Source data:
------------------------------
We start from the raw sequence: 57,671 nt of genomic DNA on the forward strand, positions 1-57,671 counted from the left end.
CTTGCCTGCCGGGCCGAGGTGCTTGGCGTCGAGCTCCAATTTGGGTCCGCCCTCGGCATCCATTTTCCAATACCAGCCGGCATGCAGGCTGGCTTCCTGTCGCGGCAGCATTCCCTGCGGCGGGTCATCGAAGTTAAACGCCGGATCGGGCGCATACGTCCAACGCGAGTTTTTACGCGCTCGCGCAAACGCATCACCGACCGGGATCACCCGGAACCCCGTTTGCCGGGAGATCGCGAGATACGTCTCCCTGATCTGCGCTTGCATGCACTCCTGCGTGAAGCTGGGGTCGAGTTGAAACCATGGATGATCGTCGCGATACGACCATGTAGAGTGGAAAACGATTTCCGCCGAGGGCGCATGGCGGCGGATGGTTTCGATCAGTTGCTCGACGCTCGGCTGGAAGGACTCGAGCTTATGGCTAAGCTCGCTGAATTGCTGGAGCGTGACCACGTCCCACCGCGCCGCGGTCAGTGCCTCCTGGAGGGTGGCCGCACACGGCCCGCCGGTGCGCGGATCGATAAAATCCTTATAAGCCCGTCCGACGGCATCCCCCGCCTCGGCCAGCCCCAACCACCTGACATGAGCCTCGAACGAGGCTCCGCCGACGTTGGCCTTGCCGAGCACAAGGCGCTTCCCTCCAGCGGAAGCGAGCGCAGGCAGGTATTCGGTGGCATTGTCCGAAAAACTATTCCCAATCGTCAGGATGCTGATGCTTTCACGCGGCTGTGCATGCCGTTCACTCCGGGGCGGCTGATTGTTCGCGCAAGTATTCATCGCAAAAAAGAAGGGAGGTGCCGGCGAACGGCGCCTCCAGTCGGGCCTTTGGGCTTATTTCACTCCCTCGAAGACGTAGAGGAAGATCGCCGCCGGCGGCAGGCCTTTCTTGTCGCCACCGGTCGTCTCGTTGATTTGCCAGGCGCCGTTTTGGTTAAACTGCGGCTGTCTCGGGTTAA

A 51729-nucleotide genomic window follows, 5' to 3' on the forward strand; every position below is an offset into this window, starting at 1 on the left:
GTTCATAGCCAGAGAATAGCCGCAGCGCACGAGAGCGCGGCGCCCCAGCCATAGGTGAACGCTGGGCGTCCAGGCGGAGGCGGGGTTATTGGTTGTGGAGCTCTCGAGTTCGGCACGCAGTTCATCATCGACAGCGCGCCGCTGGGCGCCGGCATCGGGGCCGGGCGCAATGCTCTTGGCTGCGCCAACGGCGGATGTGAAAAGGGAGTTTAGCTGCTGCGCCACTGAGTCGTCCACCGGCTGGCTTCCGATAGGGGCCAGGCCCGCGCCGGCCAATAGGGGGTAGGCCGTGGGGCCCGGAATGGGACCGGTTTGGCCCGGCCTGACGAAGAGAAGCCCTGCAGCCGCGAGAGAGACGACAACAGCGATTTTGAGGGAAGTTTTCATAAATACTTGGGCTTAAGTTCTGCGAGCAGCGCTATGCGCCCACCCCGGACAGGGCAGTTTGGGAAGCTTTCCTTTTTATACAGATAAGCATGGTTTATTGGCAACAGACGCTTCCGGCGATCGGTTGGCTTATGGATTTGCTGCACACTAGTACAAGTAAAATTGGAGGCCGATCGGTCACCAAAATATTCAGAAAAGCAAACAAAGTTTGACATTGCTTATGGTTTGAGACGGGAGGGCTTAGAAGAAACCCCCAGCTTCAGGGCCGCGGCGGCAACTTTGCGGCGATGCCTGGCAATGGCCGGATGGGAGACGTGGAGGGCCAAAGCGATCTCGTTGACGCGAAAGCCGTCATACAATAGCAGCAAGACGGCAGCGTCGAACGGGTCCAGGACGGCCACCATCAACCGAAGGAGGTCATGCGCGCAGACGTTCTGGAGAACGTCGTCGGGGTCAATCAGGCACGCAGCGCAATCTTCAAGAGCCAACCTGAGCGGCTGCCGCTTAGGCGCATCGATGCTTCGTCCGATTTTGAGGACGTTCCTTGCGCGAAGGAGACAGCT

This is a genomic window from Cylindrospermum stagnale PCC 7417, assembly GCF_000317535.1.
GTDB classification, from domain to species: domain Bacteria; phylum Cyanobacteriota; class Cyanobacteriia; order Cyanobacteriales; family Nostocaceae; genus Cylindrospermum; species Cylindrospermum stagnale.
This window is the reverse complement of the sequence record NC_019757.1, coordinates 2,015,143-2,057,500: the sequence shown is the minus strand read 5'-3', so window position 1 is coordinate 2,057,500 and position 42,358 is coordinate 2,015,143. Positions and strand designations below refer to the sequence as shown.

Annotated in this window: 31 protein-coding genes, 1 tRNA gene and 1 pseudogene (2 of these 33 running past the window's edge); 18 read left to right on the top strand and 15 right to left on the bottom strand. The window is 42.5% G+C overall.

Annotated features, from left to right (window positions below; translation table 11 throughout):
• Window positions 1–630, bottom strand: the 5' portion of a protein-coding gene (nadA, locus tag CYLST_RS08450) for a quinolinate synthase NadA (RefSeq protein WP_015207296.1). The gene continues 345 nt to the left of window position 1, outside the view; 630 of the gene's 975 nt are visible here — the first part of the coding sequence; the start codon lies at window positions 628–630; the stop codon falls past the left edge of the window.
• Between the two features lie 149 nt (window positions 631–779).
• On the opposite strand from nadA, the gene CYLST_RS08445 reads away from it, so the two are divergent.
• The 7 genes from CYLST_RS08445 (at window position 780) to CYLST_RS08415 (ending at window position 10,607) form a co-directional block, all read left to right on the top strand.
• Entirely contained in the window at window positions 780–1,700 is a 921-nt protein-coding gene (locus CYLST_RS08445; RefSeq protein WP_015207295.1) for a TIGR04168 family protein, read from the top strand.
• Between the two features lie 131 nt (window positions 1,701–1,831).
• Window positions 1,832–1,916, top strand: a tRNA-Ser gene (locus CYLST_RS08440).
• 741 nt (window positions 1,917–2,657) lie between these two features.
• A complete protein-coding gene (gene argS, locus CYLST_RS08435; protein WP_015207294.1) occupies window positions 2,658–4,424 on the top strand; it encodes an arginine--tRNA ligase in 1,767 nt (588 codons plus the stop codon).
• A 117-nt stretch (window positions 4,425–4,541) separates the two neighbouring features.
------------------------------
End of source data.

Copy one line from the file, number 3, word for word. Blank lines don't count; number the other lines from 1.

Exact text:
A 51729-nucleotide genomic window follows, 5' to 3' on the forward strand; every position below is an offset into this window, starting at 1 on the left: